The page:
• U.S.
  • Transportation

As Norfolk Southern Faces NTSB Investigation, Train Derailments Are More Common Than You Might Think

5 minute read
Updated: | Originally published:

Norfolk Southern, the railway company whose train derailed Feb. 3 in East Palestine, Ohio, will face an investigation into its safety measures by the National Transportation Safety Board, officials announced Tuesday.

Federal investigators pointed to five “significant” accidents since Dec. 2021. In the latest incident on Tuesday, a Norfolk Southern conductor was killed after being struck by a dump truck at a facility in Cleveland, Ohio. “The NTSB is concerned that several organizational factors may be involved in the accidents, including safety culture,” the federal agency said in a statement on Tuesday. Of the five accidents highlighted by federal authorities, two included trains that derailed this month.

Train derailments are quite common in the U.S. The Department of Transportations’ Federal Railroad Administration has reported an average of 1,475 train derailments per year between 2005-2021. Despite the relatively high number of derailments, they rarely lead to disaster.

The East Palestine derailment was an exception. The derailment included cars carrying vinyl chloride, which is used to make plastic products and can cause cancer at high levels of exposure. In an effort to avoid an explosion, the railroad burned the chemical. The derailment led to the evacuation of the Ohio town, as well as concerns about air and water quality.

Federal, state and local officials are still investigating, but so far have maintained that the drinking water and the air is safe—even as a major grocery chain pulled its water that was bottled from a spring 25 miles away. Some residents reported symptoms of dizziness, headaches and rashes. Experts say it’s unlikely that toxic chemicals could have spread beyond a one-mile radius from the crash site.

The East Palestine derailment, however, has increased attention on railroad safety—and led to questions about whether deregulation has made the railroad industry less safe.

How common are train derailments?

The Department of Transportation has registered more than 12,400 train derailments over the past decade and of these accidents, roughly 6,600 tank cars were carrying hazardous materials and 348 cars released their contents, according to the Associated Press.

Annual fatalities from derailments have been in single digits since 1993; there were no fatalities caused by derailments from 2018-2020 and in 2021 there were three deaths, according to Department of Transportation data. The agency reported 83 injuries related to derailments in 2021, 28 in 2020 and 21 in 2019.

An analysis from the Eno Center for Transportation found that less than 1% of railroad incidents involving fatalities occur because of a derailment; the most common reasons for fatalities are trespassing on railroads and trains colliding with vehicles.

Other recent train derailments

On March 4, Norfolk Southern—the same rail company involved in the East Palestine derailment—had a train of 212 cars derail in Springfield, Ohio. Kraig Barner, a general manager for Norfolk Southern, said Sunday that 28 of the train’s cars had derailed, the New York Times reported.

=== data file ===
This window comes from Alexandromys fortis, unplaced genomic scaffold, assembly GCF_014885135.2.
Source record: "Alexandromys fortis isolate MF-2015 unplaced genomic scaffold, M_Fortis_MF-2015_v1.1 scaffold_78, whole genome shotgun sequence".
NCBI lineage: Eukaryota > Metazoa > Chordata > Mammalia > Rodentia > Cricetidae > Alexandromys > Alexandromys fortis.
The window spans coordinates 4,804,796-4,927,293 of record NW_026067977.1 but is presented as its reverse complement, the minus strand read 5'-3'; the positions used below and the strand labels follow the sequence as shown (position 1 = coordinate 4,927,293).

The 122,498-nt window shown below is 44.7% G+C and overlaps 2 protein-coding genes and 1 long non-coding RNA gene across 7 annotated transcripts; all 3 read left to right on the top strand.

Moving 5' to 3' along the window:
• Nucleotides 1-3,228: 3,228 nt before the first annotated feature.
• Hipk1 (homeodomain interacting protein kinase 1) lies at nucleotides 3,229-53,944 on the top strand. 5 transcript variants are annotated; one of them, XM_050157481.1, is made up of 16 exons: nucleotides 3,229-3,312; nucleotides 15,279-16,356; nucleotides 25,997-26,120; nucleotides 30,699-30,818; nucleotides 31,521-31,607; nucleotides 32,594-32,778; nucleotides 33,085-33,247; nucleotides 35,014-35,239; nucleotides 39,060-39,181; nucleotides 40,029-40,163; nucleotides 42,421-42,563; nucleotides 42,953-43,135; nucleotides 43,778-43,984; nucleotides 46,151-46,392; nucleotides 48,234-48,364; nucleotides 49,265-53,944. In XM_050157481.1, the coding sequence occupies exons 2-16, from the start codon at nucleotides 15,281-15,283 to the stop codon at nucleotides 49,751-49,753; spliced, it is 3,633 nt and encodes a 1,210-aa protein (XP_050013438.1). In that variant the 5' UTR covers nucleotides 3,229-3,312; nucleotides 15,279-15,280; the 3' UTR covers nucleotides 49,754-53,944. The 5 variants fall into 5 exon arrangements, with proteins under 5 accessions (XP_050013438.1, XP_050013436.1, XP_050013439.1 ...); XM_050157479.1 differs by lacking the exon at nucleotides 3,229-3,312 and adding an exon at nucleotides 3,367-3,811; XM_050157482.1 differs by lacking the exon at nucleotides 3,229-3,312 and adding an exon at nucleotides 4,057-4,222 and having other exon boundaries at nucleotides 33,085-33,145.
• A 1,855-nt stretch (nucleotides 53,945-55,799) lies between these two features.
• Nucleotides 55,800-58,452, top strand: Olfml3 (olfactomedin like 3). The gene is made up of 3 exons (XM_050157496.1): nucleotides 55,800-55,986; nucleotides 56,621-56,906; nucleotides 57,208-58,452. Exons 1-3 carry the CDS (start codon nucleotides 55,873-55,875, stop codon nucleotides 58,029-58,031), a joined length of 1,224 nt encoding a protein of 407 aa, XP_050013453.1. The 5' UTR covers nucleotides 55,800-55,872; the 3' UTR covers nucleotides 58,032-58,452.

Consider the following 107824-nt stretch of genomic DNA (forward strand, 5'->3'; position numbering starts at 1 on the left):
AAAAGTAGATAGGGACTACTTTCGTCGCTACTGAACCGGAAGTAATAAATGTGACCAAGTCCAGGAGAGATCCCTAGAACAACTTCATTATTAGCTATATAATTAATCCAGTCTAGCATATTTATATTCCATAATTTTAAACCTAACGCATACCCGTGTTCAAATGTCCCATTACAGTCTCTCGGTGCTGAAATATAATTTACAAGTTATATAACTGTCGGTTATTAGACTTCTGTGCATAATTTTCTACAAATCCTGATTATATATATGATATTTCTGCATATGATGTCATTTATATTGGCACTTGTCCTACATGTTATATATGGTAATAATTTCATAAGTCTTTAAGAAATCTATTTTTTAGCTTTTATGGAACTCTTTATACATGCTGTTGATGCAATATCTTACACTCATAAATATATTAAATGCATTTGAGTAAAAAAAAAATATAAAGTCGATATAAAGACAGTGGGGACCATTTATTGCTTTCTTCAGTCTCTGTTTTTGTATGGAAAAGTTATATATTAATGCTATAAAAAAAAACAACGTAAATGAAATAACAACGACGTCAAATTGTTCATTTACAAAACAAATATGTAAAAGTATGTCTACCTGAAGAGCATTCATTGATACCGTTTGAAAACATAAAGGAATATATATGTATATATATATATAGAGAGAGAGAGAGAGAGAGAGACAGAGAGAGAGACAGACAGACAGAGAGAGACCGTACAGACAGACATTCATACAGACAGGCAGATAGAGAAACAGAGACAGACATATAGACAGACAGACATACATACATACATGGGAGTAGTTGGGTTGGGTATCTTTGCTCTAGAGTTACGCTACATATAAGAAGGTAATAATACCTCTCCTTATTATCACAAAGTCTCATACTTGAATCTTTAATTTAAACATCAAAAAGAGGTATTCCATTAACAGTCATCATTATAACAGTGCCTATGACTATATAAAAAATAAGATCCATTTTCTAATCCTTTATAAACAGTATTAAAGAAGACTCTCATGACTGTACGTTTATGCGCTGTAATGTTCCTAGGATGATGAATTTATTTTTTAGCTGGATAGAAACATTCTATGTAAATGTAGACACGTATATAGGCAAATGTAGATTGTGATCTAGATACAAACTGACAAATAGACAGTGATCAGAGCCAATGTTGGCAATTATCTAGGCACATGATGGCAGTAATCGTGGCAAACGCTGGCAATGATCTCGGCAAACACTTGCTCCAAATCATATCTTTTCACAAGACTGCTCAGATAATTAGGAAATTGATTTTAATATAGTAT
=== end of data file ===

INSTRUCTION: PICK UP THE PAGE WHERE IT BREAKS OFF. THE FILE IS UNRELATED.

This time, the consequences were not as severe and the crash entailed no risk to the public, officials noted. Ohio Governor MikeDeWine said no hazardous chemicals were on the train, although residents were temporarily requested to shelter in place.

Another incident occurred in Trinway, Ohio on Jan. 19 when dozens of train cars derailed on the Ohio Central Railroad. Local officials said the cars were empty and no leaks occurred, the Zanesville Times Recorder reported.

At least three derailments occurred in South Carolina this year in Lake City, near Loris and in Enoree. No injuries were reported, although in the Lake City incident, the train hit an unoccupied car that was on the train tracks.

On Feb. 18, a train derailed in Belle Ville, Mich.—with six train cars out of 30 crashing off the tracks, Reuters reported.

Train derails in Michigan
A train derails in Michigan with several cars veering off track in Van Buren Township, in Michigan, United States on Feb. 18.Nick Hagen—Anadolu Agency/Getty Images

Calls for greater safety measures

Ohio lawmakers are calling for stricter oversight. “The railroad’s got a lot of questions they’ve got to answer and they really haven’t really done it very well yet,” Sen. Sherrod Brown, an Ohio Democrat, told ABC’s This Week on Sunday. Brown and fellow Ohio Sen. JD Vance, a Republican, have introduced a bill that would require increased planning for disasters as well as limits on train size and weight.

Norfolk Southern announced plans for safety upgrades Monday that included using detectors along railroad tracks to anticipate overheating before it leads to a disaster. The company has said that it plans to add about 200 hot bearing detectors to its network.

In the East Palestine derailment, investigators learned that hot bearing sensors had flagged high temperatures before a wheel failed on a train car, it but took too long to alert the train crew, according to a Feb. 23 National Transportation Safety Board report.

The Federal Railroad Administration has highlighted the importance of these detectors in the aftermath of recent derailments—as well as ensuring they are adequately inspected by employees; the agency has said overheating bearings were to blame for four other derailments since 2021, according to the AP.

However, experts such as Professor Allan Zarembski, who leads the University of Delaware’s rail engineering and safety program, told the AP that they only cause a handful of the many derailments each year so it’s important to go beyond a “knee-jerk reaction.

More Must-Reads from TIME

Write to Sanya Mansoor at sanya.mansoor@time.com